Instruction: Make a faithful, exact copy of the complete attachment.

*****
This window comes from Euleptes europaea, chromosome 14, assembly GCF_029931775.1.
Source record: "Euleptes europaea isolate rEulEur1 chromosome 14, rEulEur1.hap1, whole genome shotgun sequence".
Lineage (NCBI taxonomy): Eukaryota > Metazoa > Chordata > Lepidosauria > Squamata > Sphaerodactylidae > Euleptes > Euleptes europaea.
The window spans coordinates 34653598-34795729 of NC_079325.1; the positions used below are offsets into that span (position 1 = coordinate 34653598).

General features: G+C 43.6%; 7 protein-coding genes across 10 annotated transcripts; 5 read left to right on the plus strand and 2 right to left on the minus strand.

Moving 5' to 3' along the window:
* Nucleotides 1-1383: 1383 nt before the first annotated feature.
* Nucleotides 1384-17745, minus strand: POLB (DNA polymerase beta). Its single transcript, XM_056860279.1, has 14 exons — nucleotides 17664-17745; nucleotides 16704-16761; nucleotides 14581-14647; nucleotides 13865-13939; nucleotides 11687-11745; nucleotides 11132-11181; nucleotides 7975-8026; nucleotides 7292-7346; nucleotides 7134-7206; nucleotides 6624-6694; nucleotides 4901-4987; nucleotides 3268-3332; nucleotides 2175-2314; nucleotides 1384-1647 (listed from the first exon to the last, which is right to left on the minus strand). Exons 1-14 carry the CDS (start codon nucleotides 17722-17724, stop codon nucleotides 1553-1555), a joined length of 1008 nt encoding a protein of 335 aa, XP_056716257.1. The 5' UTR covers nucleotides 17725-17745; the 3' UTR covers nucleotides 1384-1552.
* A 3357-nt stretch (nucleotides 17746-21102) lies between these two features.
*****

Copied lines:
This window comes from Euleptes europaea, chromosome 14, assembly GCF_029931775.1.
Source record: "Euleptes europaea isolate rEulEur1 chromosome 14, rEulEur1.hap1, whole genome shotgun sequence".
Lineage (NCBI taxonomy): Eukaryota > Metazoa > Chordata > Lepidosauria > Squamata > Sphaerodactylidae > Euleptes > Euleptes europaea.
The window spans coordinates 34653598-34795729 of NC_079325.1; the positions used below are offsets into that span (position 1 = coordinate 34653598).

General features: G+C 43.6%; 7 protein-coding genes across 10 annotated transcripts; 5 read left to right on the plus strand and 2 right to left on the minus strand.

Moving 5' to 3' along the window:
* Nucleotides 1-1383: 1383 nt before the first annotated feature.
* Nucleotides 1384-17745, minus strand: POLB (DNA polymerase beta). Its single transcript, XM_056860279.1, has 14 exons — nucleotides 17664-17745; nucleotides 16704-16761; nucleotides 14581-14647; nucleotides 13865-13939; nucleotides 11687-11745; nucleotides 11132-11181; nucleotides 7975-8026; nucleotides 7292-7346; nucleotides 7134-7206; nucleotides 6624-6694; nucleotides 4901-4987; nucleotides 3268-3332; nucleotides 2175-2314; nucleotides 1384-1647 (listed from the first exon to the last, which is right to left on the minus strand). Exons 1-14 carry the CDS (start codon nucleotides 17722-17724, stop codon nucleotides 1553-1555), a joined length of 1008 nt encoding a protein of 335 aa, XP_056716257.1. The 5' UTR covers nucleotides 17725-17745; the 3' UTR covers nucleotides 1384-1552.
* A 3357-nt stretch (nucleotides 17746-21102) lies between these two features.